Management Tips: Streamlining Your Process

By Emily Smolak, MS

Creating and maintaining a well-oiled, profitable, quality-care practice is no small task. We all struggle with managing inefficiencies, from payment models to workflows to communication and beyond. Unfortunately, those inefficiencies are not forgiving in this challenging, reimbursement-driven environment and create a sense of chaos even in the most calm of personalities. That is why fine-tuning your processes—i.e., streamlining—is more crucial now than ever.


An essential first step in streamlining is stepping back and taking stock of your practice’s brand and productivity as a whole and comparing it to others within your demographic, setting, and client population. As a manager, this twofold process allowed me to reflect on my department’s operations, as well as identify opportunities for improvement and growth.

To reveal these operational strengths, I asked questions related to what was working well and who was driving the success. These are the aspects of your practice you want to build upon and duplicate. Conversely, I learned about the slow, disjointed processes and the ineffective, unnecessary ones. My team and I analyzed these weaknesses and either improved them or eliminated them. Behind all operations are the policies and procedures that will either support your methods or bog them down; it’s important to keep these up-to-date and relevant to your current practice model.


To identify programmatic growth opportunities, I prioritized networking with professionals through some of these means:

  • Being an active member of my professional organization and joining listservs
  • Reacquainting myself with past colleagues and expressing my earnest interest in keeping the lines of communication open
  • Holding recurring meetings with fellow managers of similar facilities
  • Building relationships with academic institutions and programs across multiple disciplines

The professional resources I’ve fostered have been invaluable in assisting with the review, restructuring, and development of my organization. These professionals regularly share tools and advice that have saved me time and effort, a benefit that cannot be overstated.

The next step I took as a manager was reviewing the referral process, including origin of referral, personnel involved, transmission of order, and basis for referral. Due to reimbursement requirements, heavy documentation loads and high productivity standards are necessary burdens. So how is your practice intaking new clients, documenting the source of referral, and communicating with outside referral sources?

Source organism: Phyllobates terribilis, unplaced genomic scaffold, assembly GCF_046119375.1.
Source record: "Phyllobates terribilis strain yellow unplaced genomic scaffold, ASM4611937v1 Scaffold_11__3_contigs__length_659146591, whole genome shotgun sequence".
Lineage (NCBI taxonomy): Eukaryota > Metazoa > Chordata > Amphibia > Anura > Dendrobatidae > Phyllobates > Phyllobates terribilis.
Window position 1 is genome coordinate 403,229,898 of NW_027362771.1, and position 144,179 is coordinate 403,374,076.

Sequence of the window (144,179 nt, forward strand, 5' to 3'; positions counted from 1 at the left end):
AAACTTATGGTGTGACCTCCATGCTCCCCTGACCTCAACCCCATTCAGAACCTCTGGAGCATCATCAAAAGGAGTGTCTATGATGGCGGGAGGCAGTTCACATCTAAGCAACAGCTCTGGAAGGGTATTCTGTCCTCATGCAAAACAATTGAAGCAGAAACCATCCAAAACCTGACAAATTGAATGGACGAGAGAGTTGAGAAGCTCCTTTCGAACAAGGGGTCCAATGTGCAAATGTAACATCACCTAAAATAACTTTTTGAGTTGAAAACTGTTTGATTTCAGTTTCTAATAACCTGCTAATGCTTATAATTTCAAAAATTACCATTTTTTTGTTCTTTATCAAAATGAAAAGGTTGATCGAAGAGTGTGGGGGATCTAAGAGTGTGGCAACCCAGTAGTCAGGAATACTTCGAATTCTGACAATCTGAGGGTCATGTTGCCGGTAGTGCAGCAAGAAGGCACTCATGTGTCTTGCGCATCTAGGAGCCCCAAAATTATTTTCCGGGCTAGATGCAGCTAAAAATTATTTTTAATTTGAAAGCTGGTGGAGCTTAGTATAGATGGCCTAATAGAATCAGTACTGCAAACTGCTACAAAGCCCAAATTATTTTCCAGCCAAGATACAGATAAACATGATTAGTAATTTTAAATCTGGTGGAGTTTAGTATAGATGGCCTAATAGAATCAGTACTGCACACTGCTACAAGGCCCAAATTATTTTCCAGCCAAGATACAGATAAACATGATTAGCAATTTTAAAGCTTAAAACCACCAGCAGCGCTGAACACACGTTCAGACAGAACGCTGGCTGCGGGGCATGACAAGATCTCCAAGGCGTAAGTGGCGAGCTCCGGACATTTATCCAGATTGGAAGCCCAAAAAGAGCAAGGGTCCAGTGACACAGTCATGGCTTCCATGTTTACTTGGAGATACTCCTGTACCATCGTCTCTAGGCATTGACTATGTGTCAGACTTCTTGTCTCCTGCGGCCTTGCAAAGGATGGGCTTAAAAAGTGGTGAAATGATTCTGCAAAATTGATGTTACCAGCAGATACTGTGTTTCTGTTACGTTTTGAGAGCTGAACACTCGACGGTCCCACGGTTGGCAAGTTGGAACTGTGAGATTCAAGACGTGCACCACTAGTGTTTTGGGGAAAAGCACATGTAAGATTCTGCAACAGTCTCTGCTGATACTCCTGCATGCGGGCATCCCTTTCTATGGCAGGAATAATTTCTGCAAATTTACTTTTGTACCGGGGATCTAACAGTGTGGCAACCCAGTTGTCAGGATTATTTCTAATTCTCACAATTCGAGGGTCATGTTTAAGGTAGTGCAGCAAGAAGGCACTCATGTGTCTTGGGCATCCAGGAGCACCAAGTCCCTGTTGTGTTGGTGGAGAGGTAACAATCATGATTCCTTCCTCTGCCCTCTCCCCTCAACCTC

Implementing a streamlined information-sharing process offers many benefits, including the following:

  • Streamline the referral process. Set up a system with one-to-one communication between your clinic and your referral sources.
  • Encourage electronic record-sharing and communication between practices. Utilize such platforms as encrypted email, portals, HIPAA-compliant file sharing, and electronic health records systems to save you time and manpower.
  • Ensure the most appropriate medical diagnoses are indicated on documents, especially for billing purposes.


Another top priority for streamlining my organization’s therapeutic process was gauging client outcomes. Success in the therapy world means providing quality, research-based interventions to yield timely and measurable progress toward goals. Not all methods and modalities are created equal, so it is critical to ascertain which one work best.

Review your clinicians’ specialties and how they fold into your practice model. Determine whether those specialties are well applied in treatment and attracting new client referral sources. You may dissuade your clinicians from using outdated, less empirically supported interventions by conducting article reviews as a team at regular intervals.

Find the areas where you may expand your program or practice based on client need and request, potentially outside of your typical reimbursement structure. Your clients may be willing to pay out of pocket for specialty care not readily offered elsewhere. For instance, my team now boasts a myofascial massage therapist who focuses on pain management and who works through a different lens to address the musculoskeletal needs of our clients. On the other hand, trim any services that are both not readily reimbursable by insurance and not appealing or effective for your target population or setting.


All things considered, a streamlined therapy process is one that takes time, patience, and ongoing revision. Begin by reevaluating your program’s processes to validate that they’re running smoothly and resourcefully. Cut out the ineffective functions and replace them with quality, cost-effective ones. Lastly, stay engaged with your colleagues and your community to ensure the long-term success and continued growth potential of your practice. 

Emily Smolak, MS

Emily Smolak, MS, is the habilitation services manager at The Verland Foundation, Inc. in the Pittsburgh area. She may be reached at

Copyright © 2018, Private Practice Section of the American Physical Therapy Association. All Rights Reserved.

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